I was nine at the start of the British Invasion. But I was also the youngest of five sisters, and wherever they went, I followed, as fast as my skinny little legs would carry me. Sister D was fourteen—a high school freshman—in 1964. The perfect age for a Beatlemaniac. And so she was, and dragged the rest of us right along with her. When a Beatles song would come on the radio, we would let out ear-piercing screeches and scramble into the living room to the vintage console stereo that we had got second-hand from some old aunt. The kind that looked like a piece of furniture. The record player, not the aunt. Four girls, ages nine through fourteen, ears glued to the booming tweed-covered speaker, leaving half-eaten plates of food cooling on the dinner table, to my dad’s immense annoyance.
We sang all the songs. Knew every word, all the harmonies. Sang while we cleaned up the dishes after dinner, or in the car on those six-hour station-wagon odysseys to campgrounds in the North Woods. The Beatles, of course—When I was younger so much younger than today… But there were others: Chad & Jeremy--…but that was yesterday, and yesterday’s gone… Peter & Gordon—Woman, do you love me… Herman’s Hermits –Mrs. Brown you’ve got a lovely daughter… Every Simon and Garfunkel song ever recorded. I handled the Garfunkel harmonies. At the ripe old age of ten. Hello darkness, my old friend…
You were either a Beatles fan, or a Stones fan. Never both. I remember seeing the Stones on Ed Sullivan…the same place we had seen the Beatles for the first time. We had swooned over the Fab Four…and complained that the Stones were "ugly." Even in their sterilized, censored Sunday night American TV personas, the Stones were too high test for our vanilla suburban souls. To this day, I’ve never been able to warm up to Mick Jagger… And then along came the Monkees, spurned by the older, more refined fans, who were by now…seventeen. But, hell. I was twelve. I went for them ass over teakettle. Take the last train to Clarksville, and I’ll meet you at the station… When I think of the old music, that's what comes tomind. My brain shorts out when I realize exactly how old it is.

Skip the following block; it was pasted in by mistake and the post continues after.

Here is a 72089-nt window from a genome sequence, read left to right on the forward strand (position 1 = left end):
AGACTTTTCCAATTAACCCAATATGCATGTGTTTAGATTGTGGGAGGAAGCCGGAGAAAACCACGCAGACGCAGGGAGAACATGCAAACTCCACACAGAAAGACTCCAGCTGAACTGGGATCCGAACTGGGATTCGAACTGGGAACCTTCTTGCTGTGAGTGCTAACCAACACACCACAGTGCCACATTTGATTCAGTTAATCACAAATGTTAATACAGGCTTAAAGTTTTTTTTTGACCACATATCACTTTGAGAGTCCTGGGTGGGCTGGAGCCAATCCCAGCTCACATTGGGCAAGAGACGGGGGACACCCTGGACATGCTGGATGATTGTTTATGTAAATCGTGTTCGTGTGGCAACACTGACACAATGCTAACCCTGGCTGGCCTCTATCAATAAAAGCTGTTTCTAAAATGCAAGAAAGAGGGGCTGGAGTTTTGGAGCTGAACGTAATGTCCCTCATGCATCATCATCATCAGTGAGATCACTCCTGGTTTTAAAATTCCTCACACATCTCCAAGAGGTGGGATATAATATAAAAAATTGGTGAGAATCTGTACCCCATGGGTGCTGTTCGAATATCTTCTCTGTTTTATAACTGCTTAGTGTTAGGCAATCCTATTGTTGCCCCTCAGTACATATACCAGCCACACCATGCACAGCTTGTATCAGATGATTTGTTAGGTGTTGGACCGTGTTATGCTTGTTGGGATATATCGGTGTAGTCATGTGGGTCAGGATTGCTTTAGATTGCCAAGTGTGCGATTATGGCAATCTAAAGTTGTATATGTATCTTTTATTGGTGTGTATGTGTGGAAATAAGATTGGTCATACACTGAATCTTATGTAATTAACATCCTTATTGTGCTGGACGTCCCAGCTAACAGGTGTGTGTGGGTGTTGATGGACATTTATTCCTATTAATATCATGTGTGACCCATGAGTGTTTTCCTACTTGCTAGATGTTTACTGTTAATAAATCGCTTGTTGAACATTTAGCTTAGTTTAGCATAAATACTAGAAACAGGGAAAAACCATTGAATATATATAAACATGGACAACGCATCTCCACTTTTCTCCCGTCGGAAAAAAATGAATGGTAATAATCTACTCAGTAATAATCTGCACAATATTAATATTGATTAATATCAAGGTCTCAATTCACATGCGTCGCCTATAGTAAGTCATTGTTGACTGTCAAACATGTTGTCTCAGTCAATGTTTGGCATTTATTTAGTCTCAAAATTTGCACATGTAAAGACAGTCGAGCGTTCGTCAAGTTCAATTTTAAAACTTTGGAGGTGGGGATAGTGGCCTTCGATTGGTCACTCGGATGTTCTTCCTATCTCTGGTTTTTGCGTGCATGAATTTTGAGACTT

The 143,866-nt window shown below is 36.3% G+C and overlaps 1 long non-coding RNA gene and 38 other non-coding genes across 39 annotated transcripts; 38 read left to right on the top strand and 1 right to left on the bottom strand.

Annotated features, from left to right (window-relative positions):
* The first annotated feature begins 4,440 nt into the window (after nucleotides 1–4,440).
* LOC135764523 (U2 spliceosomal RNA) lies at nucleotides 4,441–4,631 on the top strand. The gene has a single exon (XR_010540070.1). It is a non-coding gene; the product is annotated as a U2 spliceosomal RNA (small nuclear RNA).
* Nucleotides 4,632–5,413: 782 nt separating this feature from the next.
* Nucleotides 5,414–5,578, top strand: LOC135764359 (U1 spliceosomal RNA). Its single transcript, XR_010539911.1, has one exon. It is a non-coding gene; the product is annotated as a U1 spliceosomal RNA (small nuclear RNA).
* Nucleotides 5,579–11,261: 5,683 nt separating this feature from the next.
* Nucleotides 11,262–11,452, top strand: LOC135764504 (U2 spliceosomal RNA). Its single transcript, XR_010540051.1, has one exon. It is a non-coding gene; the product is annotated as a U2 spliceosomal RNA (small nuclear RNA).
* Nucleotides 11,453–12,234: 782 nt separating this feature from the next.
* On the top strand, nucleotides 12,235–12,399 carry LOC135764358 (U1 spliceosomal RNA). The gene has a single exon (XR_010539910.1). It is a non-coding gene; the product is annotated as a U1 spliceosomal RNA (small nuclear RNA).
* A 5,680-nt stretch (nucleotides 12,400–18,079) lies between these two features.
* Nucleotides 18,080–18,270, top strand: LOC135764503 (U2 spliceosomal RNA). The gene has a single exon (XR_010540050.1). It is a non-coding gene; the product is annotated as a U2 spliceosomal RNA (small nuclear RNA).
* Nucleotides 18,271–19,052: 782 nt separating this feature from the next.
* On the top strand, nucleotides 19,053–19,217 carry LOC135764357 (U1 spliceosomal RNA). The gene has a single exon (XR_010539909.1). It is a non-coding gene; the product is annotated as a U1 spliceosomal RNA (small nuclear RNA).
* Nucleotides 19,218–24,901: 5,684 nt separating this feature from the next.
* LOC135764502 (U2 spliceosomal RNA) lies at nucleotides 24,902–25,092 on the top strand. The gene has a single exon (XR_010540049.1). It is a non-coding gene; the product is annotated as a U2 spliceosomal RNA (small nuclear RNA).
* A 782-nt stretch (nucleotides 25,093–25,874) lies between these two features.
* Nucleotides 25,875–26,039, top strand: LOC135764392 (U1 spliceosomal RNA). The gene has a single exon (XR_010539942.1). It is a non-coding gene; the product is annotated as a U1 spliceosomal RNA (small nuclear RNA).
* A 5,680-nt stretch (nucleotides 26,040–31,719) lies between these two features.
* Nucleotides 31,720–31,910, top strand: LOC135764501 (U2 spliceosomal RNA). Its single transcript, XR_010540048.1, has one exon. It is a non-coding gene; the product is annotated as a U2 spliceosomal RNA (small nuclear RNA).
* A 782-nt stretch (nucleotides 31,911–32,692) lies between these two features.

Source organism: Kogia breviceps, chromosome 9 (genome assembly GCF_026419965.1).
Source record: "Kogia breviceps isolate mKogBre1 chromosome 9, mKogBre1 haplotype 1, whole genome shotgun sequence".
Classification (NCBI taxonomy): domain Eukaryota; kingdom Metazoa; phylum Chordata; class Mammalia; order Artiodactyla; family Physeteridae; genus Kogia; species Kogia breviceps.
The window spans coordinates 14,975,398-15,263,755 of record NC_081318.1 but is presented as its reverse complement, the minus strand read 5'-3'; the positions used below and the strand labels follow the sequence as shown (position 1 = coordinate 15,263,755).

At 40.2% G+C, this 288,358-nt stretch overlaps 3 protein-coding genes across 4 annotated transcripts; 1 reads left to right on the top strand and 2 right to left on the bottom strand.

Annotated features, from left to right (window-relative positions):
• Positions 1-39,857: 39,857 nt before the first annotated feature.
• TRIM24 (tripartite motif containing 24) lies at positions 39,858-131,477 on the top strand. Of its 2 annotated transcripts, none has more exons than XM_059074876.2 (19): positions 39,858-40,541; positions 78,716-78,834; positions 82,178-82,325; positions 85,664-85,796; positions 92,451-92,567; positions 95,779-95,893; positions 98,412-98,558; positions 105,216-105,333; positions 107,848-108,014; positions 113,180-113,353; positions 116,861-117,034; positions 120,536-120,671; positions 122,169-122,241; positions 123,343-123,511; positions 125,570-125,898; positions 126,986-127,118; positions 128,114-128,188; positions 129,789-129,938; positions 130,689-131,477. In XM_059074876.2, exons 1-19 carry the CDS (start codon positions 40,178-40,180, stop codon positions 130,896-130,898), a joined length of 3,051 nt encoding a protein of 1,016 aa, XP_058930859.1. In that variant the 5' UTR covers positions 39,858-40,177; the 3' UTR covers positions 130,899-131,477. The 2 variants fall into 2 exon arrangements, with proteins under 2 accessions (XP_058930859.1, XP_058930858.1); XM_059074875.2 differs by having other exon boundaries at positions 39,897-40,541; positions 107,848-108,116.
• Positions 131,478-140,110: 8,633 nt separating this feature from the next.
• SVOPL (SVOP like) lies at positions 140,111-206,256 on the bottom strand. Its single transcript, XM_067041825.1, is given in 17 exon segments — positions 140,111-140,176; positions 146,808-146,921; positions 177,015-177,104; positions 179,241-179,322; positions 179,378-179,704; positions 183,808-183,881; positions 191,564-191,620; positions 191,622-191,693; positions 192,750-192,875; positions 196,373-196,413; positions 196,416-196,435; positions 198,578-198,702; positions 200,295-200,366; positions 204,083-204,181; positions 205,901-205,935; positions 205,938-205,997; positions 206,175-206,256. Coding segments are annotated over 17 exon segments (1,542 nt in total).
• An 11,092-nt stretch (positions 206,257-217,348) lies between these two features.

Then there were the seventies…the longest decade of my life. From high school and graduation’s emancipation to marriage and a mortgage in ten jam-packed years. Rocky Mountain High to Saturday Night Fever. John Denver ‘round the family campfire to BeeGees disco lessons with the handsome young husband.
After that, my musical history smears to a blur. We threw over mainstream music for Christian Rock for half of the eighties. Though Heart of Glass and Sweet Dreams are Made of This penetrated sinfully past the halo. The Cars and the B52’s, Devo and Ten Thousand Maniacs dented my consciousness. And after that…I seem to have fallen off the face of the earth.
These days, my "new music" is a collection of New Age, Celtic and Acoustic CD’s. Which, I now realize, I started collecting in the early nineties. I wish I could say my musical tastes have become eclectic and refined. But I know the truth. I have finally gone down into the tarpit of old farthood. And I wonder how I look… On second thought, I don’t wonder; I know how I look…to twenty-first century fourteen-year-olds (I cannot possibly be old enough to be their grandmother.) Rolling my cart down the grocery store aisle singing out loud with the muzak tape--And as we wind on down the road, our shadows taller than our souls, there walks a lady we all know….